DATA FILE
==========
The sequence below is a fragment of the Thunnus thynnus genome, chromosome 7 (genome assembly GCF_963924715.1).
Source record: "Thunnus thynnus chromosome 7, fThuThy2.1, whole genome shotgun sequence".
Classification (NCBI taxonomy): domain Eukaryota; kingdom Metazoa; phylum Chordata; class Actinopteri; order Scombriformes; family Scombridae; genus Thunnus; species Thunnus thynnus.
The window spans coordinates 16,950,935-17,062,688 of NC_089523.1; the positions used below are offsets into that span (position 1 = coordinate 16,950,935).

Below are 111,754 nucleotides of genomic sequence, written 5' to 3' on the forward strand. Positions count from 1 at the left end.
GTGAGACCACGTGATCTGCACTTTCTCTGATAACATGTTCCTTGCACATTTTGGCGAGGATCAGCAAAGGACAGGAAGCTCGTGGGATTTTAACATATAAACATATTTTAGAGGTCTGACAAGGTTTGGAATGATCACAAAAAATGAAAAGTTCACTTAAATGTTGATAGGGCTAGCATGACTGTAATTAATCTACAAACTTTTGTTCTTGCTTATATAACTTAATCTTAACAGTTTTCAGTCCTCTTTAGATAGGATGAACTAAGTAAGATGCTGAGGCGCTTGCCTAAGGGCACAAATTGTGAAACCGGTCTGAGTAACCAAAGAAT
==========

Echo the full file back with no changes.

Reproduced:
The sequence below is a fragment of the Thunnus thynnus genome, chromosome 7 (genome assembly GCF_963924715.1).
Source record: "Thunnus thynnus chromosome 7, fThuThy2.1, whole genome shotgun sequence".
Classification (NCBI taxonomy): domain Eukaryota; kingdom Metazoa; phylum Chordata; class Actinopteri; order Scombriformes; family Scombridae; genus Thunnus; species Thunnus thynnus.
The window spans coordinates 16,950,935-17,062,688 of NC_089523.1; the positions used below are offsets into that span (position 1 = coordinate 16,950,935).

Below are 111,754 nucleotides of genomic sequence, written 5' to 3' on the forward strand. Positions count from 1 at the left end.
GTGAGACCACGTGATCTGCACTTTCTCTGATAACATGTTCCTTGCACATTTTGGCGAGGATCAGCAAAGGACAGGAAGCTCGTGGGATTTTAACATATAAACATATTTTAGAGGTCTGACAAGGTTTGGAATGATCACAAAAAATGAAAAGTTCACTTAAATGTTGATAGGGCTAGCATGACTGTAATTAATCTACAAACTTTTGTTCTTGCTTATATAACTTAATCTTAACAGTTTTCAGTCCTCTTTAGATAGGATGAACTAAGTAAGATGCTGAGGCGCTTGCCTAAGGGCACAAATTGTGAAACCGGTCTGAGTAACCAAAGAAT